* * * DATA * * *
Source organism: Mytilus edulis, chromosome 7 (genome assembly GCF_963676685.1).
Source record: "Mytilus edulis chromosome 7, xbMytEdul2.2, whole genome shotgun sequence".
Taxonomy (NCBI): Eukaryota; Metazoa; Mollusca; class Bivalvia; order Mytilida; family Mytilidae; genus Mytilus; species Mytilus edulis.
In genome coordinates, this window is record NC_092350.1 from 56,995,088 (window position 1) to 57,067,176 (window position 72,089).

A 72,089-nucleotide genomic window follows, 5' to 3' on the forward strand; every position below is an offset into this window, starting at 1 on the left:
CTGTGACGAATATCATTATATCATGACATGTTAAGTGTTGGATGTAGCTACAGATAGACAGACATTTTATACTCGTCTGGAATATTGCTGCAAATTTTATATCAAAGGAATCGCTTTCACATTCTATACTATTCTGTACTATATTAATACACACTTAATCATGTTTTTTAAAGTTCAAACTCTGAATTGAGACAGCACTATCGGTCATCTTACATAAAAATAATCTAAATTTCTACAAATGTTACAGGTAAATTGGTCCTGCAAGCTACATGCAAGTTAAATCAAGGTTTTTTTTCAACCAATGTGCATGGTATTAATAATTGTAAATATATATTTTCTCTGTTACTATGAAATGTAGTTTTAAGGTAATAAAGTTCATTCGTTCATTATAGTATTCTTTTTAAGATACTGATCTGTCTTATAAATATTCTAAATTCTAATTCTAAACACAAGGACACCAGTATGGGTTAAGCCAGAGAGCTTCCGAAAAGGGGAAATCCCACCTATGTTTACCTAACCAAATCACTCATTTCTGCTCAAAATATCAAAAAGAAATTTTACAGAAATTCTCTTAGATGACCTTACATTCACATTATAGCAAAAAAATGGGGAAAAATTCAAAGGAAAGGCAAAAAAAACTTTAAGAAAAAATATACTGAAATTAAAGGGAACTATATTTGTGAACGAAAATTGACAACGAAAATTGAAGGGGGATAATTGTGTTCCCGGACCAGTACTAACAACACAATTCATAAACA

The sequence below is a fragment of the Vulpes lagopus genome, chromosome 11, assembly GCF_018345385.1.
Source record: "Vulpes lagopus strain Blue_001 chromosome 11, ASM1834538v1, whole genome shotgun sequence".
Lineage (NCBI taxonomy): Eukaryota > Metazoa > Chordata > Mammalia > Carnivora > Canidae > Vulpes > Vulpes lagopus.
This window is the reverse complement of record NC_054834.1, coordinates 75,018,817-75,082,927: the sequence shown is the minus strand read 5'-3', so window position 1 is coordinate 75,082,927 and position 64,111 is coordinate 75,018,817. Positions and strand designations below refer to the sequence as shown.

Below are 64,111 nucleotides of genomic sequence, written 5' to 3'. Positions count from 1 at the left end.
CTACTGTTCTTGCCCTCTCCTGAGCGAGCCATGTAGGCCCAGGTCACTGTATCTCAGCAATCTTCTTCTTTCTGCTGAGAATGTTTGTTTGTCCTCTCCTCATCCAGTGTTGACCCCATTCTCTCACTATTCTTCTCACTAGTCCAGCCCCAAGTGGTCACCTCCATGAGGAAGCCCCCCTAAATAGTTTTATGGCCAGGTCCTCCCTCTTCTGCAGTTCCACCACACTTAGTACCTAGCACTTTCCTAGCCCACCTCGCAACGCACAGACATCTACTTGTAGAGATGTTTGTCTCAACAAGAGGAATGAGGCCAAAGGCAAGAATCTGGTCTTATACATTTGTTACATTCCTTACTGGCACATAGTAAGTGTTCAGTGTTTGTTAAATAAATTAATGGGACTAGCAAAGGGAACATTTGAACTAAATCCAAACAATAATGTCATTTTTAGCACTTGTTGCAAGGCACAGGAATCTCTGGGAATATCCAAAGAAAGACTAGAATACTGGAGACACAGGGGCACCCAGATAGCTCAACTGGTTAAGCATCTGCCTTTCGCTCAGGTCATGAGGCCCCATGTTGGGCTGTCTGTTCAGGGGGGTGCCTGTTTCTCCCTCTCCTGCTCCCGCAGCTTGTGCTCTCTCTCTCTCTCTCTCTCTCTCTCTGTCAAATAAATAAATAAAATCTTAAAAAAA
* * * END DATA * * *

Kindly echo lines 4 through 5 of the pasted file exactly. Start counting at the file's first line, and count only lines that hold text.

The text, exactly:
In genome coordinates, this window is record NC_092350.1 from 56,995,088 (window position 1) to 57,067,176 (window position 72,089).

A 72,089-nucleotide genomic window follows, 5' to 3' on the forward strand; every position below is an offset into this window, starting at 1 on the left: